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Corporate Bond Investment Returns Through September 30, 2017

BondSavvy founder Steve Shaw's investment-grade corporate bonds are up 11.14% through September 30, 2017 compared to 3.15% for the world's largest bond ETF.  Learn how he did it by reading this fixed income blog post.  Please note that these investment returns are for bonds Steve owned prior to BondSavvy making its first set of corporate bond investment recommendations on September 26, 2017.  View our corporate bond returns page to see the returns our recommendations have achieved.  

Investment-Grade Corporates Up 11.14%

The corporate bonds Steve owns have achieved strong returns through September 30, 2017.  As show in Figure 1, investment-grade corporate bonds performed especially well, increasing 11.14% compared to 3.15% for the iShares AGG ETF, the largest bond ETF.

The strongest performer is the Jefferies 6.500% '43 bond. Jefferies, a subsidiary of publicly traded Leucadia National Corp., is a full-service investment bank with a well-diversified business. Steve bought the bonds January 19, 2017 at 103.50, and they were priced at 114.25 on September 29. Factoring in capital appreciation and interest received and accrued, the year-to-date return on the bonds is 14.46%. Figure 1 shows the year-to-date returns for Steve's investment-grade corporate bond portfolio compared to the iShares AGG ETF:

Figure 1
Steve Shaw Investment Grade
(1) The Jefferies and Discovery Communications bonds were both bought on January 19, 2017.  I bought the other bonds in 2013 and 2016.

You'll hear many people say that investment-grade corporate bonds move in tandem with interest rates, but the Jefferies investment shows why this is not always the case.  The bond matures in 26 years in 2043, so the comparable Treasury is the 30-year Treasury bond. The 30-year Treasury has ticked down slightly from 3.04% on January 19 to 2.86% on September 29, but this modest reduction in Treasury yields is not what drove a nearly 11-point increase in the value of the bond.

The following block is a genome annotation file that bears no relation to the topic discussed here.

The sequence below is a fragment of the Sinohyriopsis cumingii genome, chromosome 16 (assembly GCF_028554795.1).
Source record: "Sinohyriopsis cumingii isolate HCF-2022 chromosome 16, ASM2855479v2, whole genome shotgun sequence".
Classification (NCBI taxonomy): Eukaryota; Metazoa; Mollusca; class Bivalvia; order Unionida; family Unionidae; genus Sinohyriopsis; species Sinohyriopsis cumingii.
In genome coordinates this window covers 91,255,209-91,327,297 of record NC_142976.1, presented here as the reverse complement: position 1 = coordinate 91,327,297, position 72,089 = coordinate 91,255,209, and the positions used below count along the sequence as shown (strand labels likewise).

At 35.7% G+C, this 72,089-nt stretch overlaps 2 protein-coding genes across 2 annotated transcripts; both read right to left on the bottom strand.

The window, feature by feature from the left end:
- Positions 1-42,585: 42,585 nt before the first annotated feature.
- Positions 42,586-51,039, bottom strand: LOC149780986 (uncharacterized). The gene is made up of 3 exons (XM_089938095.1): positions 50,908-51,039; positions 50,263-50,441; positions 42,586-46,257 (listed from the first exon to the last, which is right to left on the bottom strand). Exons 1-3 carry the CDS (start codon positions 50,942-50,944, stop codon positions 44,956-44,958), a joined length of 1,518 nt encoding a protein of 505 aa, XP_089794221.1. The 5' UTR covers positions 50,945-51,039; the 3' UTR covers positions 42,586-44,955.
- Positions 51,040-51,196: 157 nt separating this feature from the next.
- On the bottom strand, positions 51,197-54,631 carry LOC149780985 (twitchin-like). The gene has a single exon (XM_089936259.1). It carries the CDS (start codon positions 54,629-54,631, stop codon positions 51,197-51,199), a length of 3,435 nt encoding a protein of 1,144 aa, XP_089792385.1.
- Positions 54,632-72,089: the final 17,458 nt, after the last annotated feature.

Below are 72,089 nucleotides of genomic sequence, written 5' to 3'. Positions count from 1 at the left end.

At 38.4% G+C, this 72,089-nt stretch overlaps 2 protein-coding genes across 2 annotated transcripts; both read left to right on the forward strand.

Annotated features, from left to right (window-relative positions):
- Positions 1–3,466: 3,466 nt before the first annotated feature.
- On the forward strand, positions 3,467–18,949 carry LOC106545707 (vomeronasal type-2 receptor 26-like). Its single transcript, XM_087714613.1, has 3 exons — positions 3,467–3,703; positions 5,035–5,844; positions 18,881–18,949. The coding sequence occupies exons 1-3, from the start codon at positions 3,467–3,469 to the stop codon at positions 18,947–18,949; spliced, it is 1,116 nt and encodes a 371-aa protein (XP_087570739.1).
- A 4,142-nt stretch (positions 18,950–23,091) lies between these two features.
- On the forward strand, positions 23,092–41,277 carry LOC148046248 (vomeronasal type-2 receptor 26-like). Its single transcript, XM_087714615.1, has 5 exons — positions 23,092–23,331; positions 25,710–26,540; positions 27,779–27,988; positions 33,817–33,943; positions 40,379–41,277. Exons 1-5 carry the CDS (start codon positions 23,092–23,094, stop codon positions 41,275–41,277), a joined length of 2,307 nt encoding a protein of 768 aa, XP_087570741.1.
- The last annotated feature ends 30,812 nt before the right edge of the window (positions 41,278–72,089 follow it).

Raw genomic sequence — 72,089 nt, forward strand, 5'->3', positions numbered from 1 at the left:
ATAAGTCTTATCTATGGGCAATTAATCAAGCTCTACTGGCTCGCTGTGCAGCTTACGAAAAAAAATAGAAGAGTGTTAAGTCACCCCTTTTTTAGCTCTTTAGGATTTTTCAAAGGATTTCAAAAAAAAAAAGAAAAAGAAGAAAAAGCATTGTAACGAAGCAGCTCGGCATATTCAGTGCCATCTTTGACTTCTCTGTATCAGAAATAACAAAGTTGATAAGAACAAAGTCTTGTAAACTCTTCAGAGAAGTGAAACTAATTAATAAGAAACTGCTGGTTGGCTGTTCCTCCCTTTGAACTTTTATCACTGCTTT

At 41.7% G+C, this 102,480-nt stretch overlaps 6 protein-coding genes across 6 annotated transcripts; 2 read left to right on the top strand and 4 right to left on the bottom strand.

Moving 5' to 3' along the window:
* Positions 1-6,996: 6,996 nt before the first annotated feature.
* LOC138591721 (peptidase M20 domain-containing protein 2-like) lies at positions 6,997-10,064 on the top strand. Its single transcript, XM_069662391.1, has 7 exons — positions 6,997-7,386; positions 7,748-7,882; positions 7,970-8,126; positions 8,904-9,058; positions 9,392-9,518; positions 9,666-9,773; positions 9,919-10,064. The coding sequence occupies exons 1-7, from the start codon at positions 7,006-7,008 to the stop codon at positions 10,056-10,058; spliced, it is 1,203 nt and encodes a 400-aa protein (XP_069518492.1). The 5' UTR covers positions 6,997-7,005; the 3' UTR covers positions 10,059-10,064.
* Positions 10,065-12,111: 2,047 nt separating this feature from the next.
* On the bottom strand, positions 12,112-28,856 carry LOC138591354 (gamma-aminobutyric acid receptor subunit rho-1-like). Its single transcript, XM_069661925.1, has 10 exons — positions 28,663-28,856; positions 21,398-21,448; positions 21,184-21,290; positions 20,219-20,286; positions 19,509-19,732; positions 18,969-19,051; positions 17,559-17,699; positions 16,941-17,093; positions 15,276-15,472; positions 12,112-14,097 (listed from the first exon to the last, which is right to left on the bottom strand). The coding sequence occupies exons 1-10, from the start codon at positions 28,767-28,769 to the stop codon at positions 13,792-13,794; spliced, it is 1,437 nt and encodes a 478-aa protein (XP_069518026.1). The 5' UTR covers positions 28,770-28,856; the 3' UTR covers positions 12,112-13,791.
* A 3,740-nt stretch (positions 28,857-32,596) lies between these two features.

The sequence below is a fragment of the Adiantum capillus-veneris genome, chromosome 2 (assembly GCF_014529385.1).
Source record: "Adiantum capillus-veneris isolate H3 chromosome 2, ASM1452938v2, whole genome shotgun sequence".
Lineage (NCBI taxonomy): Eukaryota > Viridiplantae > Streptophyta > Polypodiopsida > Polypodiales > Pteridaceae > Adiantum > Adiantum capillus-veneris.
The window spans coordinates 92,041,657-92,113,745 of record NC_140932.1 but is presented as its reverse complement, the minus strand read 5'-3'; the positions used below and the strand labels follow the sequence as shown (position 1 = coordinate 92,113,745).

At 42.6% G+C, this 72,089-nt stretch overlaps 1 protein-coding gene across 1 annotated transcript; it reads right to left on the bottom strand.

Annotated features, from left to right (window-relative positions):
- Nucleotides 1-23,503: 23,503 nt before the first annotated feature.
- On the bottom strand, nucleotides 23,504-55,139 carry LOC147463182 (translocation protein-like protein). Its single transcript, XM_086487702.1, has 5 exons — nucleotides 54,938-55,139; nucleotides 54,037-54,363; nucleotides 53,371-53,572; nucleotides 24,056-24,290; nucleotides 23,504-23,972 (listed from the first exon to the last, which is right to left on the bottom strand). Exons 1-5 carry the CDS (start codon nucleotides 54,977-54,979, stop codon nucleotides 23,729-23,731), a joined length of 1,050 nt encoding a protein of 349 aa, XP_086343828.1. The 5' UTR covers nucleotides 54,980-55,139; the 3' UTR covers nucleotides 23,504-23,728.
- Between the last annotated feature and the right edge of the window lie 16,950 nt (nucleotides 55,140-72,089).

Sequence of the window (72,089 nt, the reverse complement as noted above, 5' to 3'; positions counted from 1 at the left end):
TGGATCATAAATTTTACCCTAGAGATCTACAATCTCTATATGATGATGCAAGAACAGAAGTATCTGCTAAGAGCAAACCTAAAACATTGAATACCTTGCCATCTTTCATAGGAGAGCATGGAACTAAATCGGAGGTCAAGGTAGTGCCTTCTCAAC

Rather, when Steve made the investment, these bonds had a yield to maturity of 6.2%, which was a premium to where comparable bonds were trading. This made the bond a good value relative to other bonds. With the Jefferies bonds, Steve saw an opportunity to invest in a well-run company with a strong franchise and in an industry that was positioned to do well in 2017.  These factors, along with where the bond was priced, provided a compelling opportunity for a strong total return on this investment.         

High-Yield Corporates Up 5.91%

While Steve's high-yield corporate bond portfolio has outperformed the leading high-yield corporate bond ETF, the iShares iBoxx $ High Yield Corporate Bond ETF (HYG), it hasn't had a breakout performer like last year's 54.4% annualized returned achieved with his Toys R Us 10.375% '17 investment. The Cablevision 5.875% '22 bond has been the best performer, returning 10.49%. It was still trading at a discount to par (97.50) at December 31, 2016 and was priced at 103.50 on September 30. Steve bought this bond on December 8, 2015 at 79.25, and it has achieved a 23.0% annualized return.

Steve did invest in a clunker early in the year: Ruby Tuesday 7 5/8% '20, which returned 0.31% from when he bought the bonds in January to when he completed selling the position on July 17. Ruby Tuesday's business has been struggling and its stock has been trading around $2.00 for some time. Steve bought the bonds at a blended price of 97.81 with an 8.3% yield to maturity. At the time, it was a good yield relative to other bonds in the market, but they weren't trading at enough of a discount and presented little upside, which is why Steve sold the bonds in July.

Lesson Learned: Nearly every high-yield investment has some hair on it.  That said, given all that was going on with Ruby Tuesday -- lackluster performance, CEO musical chairs, an ongoing 'strategic alternatives' process, a micro-cap $2 stock, and a small $222 million bond issuance size -- required the bonds to be trading in the 80s or low 90s for this investment to have had the opportunity for a more compelling investment return.

Figure 2 compares Steve's year-to-date 2017 high-yield corporate bond investment returns to the iShares iBoxx $ High Yield Corp Bond ETF (HYG):

Figure 2
High Yield Corporate Bond